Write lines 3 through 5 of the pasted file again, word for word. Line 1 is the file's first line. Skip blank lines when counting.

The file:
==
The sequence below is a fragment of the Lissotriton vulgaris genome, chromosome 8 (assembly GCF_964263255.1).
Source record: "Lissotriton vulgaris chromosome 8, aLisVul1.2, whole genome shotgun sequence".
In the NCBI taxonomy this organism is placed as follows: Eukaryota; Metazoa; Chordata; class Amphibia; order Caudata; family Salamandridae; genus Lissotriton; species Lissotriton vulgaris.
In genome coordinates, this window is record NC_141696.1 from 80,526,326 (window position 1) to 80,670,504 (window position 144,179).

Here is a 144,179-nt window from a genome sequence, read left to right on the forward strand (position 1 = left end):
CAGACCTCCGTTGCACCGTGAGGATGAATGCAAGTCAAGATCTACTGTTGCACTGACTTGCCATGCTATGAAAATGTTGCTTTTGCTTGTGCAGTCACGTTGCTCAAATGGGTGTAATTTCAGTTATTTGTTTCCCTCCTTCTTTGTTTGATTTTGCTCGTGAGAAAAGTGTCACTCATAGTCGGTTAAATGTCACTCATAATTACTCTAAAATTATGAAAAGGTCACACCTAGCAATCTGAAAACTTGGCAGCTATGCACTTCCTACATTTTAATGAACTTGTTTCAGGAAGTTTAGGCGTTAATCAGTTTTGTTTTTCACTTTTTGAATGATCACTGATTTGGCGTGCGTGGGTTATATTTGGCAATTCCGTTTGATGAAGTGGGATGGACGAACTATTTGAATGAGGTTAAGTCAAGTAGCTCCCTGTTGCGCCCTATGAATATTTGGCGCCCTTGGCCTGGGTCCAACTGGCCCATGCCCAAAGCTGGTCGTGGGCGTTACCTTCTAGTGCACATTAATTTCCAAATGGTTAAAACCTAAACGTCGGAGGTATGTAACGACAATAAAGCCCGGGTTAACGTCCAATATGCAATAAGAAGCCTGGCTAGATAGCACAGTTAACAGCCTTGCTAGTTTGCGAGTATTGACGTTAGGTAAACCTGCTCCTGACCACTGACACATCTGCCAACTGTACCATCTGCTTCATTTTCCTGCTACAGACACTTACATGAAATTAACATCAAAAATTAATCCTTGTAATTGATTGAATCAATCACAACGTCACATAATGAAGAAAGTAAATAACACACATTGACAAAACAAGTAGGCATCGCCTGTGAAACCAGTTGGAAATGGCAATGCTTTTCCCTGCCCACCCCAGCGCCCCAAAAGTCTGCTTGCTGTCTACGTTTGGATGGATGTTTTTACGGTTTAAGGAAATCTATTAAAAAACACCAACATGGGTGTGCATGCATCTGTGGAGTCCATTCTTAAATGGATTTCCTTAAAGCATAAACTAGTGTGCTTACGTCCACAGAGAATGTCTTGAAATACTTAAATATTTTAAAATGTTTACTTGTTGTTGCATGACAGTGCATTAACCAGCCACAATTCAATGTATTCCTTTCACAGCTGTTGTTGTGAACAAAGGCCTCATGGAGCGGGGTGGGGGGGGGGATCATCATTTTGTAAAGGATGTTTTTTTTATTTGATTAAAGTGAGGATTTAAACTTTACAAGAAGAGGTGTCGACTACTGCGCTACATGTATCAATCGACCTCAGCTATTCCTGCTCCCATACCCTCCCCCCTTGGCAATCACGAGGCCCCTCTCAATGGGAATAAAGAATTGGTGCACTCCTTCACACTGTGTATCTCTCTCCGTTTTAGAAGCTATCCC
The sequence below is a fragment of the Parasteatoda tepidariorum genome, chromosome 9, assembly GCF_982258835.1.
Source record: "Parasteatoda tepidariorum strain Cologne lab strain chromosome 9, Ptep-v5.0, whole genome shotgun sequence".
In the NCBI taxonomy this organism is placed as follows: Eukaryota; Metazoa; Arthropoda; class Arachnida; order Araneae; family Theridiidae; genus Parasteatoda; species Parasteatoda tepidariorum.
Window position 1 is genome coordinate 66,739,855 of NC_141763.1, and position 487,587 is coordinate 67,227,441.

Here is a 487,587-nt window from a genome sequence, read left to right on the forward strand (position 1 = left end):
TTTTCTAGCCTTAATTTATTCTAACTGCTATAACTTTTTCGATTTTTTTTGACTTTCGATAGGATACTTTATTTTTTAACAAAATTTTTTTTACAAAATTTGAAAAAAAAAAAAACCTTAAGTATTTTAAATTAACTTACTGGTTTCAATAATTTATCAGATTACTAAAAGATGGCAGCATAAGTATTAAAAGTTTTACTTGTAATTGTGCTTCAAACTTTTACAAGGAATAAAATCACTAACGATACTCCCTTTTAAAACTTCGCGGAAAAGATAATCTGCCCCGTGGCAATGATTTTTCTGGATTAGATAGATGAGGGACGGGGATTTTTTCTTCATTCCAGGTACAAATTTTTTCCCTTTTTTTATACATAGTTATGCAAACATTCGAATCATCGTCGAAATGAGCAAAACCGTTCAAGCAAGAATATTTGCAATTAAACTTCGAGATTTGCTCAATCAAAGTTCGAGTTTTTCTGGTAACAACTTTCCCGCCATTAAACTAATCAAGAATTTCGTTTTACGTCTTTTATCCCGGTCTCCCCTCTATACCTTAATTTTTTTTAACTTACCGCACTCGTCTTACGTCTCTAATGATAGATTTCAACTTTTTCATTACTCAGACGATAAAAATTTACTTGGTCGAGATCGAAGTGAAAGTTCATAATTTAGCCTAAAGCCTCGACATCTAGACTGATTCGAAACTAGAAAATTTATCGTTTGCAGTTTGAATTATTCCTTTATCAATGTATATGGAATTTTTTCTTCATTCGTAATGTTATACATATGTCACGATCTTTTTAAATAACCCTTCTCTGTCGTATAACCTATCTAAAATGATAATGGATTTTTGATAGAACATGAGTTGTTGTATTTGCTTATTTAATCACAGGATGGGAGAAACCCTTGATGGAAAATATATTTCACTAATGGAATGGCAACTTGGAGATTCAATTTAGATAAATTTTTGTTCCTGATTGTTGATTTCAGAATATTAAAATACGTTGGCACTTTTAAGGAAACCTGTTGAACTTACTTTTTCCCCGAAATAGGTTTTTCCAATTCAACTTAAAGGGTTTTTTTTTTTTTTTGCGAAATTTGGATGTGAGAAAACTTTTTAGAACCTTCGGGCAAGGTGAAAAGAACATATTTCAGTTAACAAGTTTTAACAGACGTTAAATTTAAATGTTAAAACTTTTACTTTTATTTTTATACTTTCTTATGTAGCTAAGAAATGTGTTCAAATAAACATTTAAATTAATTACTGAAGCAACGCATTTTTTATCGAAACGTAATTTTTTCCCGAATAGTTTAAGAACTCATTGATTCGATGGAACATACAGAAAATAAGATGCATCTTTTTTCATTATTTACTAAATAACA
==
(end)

In the NCBI taxonomy this organism is placed as follows: Eukaryota; Metazoa; Chordata; class Amphibia; order Caudata; family Salamandridae; genus Lissotriton; species Lissotriton vulgaris.
In genome coordinates, this window is record NC_141696.1 from 80,526,326 (window position 1) to 80,670,504 (window position 144,179).

Here is a 144,179-nt window from a genome sequence, read left to right on the forward strand (position 1 = left end):